Reconstituted HDL: A Therapy for Atherosclerosis and Beyond

Andrew J Murphy; Jaye Chin-Dusting; Dmitri Sviridov

Disclosures

Clin Lipidology. 2009;4(6):731-739. 

In This Article

Animal Studies

A number of studies in both mouse and rabbit models have now convincingly demonstrated the anti-inflammatory effects of HDL. For example, the introduction of increased levels of apoA-I, by the creation of apoA-I transgenic mice on atherogenic backgrounds (apoE−/− and LDLr−/−) causes a decrease in plaque size and improved vascular tone compared with the relevant controls.[21] Thus, rHDL therapy to increase HDL levels in atherosclerotic susceptible animal models was a natural progression.

The antiatherosclerotic properties of rHDLMilano were confirmed by treating mice with 18 injections (40 mg/kg/injection) of rHDLMilano over 5 weeks. rHDLMilano significantly reduced aortic atherosclerosis, lipid content and macrophage infiltration as well as promoting cholesterol efflux significantly above basal levels.[22] Unfortunately, the lack of a native rHDL arm in the study limited comparisons between rHDL and rHDLMilano. However, studies comparing rHDL and rHDLMilano revealed that the apoA-I variants inhibit atherosclerosis to a similar extent and no increase in function was observed with apoA-IMilano.[23–27] A second group of mice receiving a single dose of 80 mg/kg showed a further reduction in plaque development. This result was encouraging as it suggested that a single dose of rHDLMilano could remodel atherosclerotic plaques. This latter finding prompted a further study to examine the effect of a single bolus infusion of a high dose (400 mg/kg) of rHDLMilano on plaque composition. At 48 h postinfusion, lipid content in plaques was significantly reduced along with a significant reduction in macrophage staining.[28] Interestingly, data from these animal studies suggest that a high-concentration, single-bolus infusion of rHDL may be able to stabilize atherosclerotic plaques. Further studies with a single infusion and a later end point would also be of great interest to determine how long the beneficial effects of HDL last. However, while the results are striking, the practicality of such a high dose translating to human interventions remains a challenge as repeated doses of 80 mg/kg in the Effect of rHDL on Atherosclerosis Safety and Efficacy (ERASE) trial were discontinued owing to abnormal liver function tests.[29]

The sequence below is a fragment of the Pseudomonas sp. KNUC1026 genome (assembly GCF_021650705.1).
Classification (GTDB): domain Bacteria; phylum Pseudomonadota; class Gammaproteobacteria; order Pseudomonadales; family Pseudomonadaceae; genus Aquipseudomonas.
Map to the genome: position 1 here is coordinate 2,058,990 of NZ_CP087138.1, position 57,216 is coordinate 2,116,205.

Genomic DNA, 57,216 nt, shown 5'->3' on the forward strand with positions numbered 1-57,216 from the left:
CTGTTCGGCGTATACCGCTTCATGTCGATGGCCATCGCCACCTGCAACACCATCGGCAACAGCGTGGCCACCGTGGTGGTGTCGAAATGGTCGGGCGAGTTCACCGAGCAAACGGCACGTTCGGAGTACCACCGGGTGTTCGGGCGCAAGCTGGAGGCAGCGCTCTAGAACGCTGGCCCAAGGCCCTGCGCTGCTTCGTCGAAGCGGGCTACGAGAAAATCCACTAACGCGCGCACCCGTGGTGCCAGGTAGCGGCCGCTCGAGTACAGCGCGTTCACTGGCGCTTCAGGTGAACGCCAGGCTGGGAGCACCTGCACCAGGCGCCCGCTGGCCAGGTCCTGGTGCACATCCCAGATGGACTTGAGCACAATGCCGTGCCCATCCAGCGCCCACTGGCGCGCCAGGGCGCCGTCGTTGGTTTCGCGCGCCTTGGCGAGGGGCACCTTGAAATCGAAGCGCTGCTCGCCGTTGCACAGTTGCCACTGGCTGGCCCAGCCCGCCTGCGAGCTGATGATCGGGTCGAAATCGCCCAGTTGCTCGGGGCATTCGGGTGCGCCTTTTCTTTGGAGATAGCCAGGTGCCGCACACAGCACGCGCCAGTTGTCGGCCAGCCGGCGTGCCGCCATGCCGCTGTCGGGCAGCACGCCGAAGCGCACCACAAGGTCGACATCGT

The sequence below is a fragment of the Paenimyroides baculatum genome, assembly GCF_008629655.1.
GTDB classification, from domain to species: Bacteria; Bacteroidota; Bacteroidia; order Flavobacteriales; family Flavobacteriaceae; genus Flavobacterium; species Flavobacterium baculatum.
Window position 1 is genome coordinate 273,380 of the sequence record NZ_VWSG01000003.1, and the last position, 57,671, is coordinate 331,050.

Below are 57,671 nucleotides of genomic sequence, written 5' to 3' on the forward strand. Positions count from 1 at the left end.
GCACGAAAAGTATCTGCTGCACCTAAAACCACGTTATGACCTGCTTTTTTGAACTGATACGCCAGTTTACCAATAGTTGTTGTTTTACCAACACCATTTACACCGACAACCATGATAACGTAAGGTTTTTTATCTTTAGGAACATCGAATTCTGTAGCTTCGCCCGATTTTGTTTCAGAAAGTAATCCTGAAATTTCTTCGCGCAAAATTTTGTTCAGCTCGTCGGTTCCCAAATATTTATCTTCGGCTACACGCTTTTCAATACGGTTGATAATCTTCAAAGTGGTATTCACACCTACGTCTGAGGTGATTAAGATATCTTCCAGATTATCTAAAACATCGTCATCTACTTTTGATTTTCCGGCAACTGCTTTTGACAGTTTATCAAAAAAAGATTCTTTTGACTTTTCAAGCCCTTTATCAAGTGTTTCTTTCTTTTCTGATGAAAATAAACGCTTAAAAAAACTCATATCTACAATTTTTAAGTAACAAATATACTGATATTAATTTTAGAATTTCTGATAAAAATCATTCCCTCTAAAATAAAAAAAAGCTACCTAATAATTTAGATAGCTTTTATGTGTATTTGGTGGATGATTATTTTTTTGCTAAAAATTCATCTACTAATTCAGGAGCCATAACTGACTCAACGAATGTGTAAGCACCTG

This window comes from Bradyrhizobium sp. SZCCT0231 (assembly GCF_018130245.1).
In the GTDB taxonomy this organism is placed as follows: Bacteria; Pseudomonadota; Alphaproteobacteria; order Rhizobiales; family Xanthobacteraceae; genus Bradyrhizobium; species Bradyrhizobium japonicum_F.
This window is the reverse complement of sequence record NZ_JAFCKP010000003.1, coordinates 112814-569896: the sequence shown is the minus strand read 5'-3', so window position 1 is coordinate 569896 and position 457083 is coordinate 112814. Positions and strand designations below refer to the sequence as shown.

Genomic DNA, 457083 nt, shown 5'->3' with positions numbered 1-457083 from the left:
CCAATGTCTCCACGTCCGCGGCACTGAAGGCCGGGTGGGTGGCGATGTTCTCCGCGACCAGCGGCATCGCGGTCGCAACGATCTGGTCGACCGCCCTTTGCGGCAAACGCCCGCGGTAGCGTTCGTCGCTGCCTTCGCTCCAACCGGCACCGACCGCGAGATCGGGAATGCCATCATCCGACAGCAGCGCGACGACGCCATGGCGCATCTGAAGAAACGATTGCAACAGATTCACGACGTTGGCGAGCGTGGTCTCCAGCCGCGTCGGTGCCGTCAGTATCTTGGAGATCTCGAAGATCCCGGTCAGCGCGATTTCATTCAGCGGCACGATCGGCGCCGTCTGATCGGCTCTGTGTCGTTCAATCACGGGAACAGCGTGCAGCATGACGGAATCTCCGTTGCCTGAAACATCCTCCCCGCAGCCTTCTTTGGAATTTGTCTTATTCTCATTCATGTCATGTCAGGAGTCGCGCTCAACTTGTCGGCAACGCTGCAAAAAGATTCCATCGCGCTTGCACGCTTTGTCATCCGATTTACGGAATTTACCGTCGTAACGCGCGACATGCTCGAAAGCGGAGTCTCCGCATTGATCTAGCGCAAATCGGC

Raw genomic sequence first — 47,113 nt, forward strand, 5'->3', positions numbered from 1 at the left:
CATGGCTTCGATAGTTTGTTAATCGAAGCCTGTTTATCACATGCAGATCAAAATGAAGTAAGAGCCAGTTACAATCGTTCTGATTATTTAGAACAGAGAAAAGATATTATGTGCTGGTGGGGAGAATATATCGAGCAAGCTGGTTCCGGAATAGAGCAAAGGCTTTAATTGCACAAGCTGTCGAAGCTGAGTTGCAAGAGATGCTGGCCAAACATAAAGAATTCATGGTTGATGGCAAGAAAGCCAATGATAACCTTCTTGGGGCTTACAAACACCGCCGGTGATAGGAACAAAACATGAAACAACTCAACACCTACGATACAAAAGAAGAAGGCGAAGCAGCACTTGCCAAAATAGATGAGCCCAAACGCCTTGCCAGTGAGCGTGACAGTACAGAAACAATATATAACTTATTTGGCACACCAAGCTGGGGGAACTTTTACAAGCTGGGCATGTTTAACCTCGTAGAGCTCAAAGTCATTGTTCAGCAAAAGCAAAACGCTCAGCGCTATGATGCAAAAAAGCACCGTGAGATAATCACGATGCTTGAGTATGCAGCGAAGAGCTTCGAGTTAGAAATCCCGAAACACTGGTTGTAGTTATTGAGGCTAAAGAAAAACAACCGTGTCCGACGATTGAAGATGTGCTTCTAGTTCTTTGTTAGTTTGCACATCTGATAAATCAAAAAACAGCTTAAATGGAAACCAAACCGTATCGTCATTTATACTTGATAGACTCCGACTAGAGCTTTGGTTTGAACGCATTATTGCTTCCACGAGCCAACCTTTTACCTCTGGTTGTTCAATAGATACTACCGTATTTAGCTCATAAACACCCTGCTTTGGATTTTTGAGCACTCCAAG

ApoA-IMilano has also been proven to have beneficial effects in Sprague Dawley rats where it was shown to reduce total and HDL cholesterol and platelet aggregation.[30] In addition, chemically induced thrombosis was delayed and thrombus weight was significantly less compared with control rats. These findings provide the basis for the therapeutic application of either apoA-I or apoA-IMilano in the regression or stabilization of atherosclerotic plaques.

Anti-inflammatory properties of rHDL have also been demonstrated in a rabbit model of vascular inflammation.[9] Nicholls et al. used a non-occlusive periarterial collar to induce infiltration of leukocytes into the arterial wall, an early event in the development of the atherosclerotic plaque. Infusion of rHDL or apoA-I inhibited neutrophil infiltration as well as the expression of VCAM-1 and ICAM-1. In addition, PL vesicles also had an effect on reducing inflammation, possibly through remodeling endogenous HDL and freeing apoA-I molecules.

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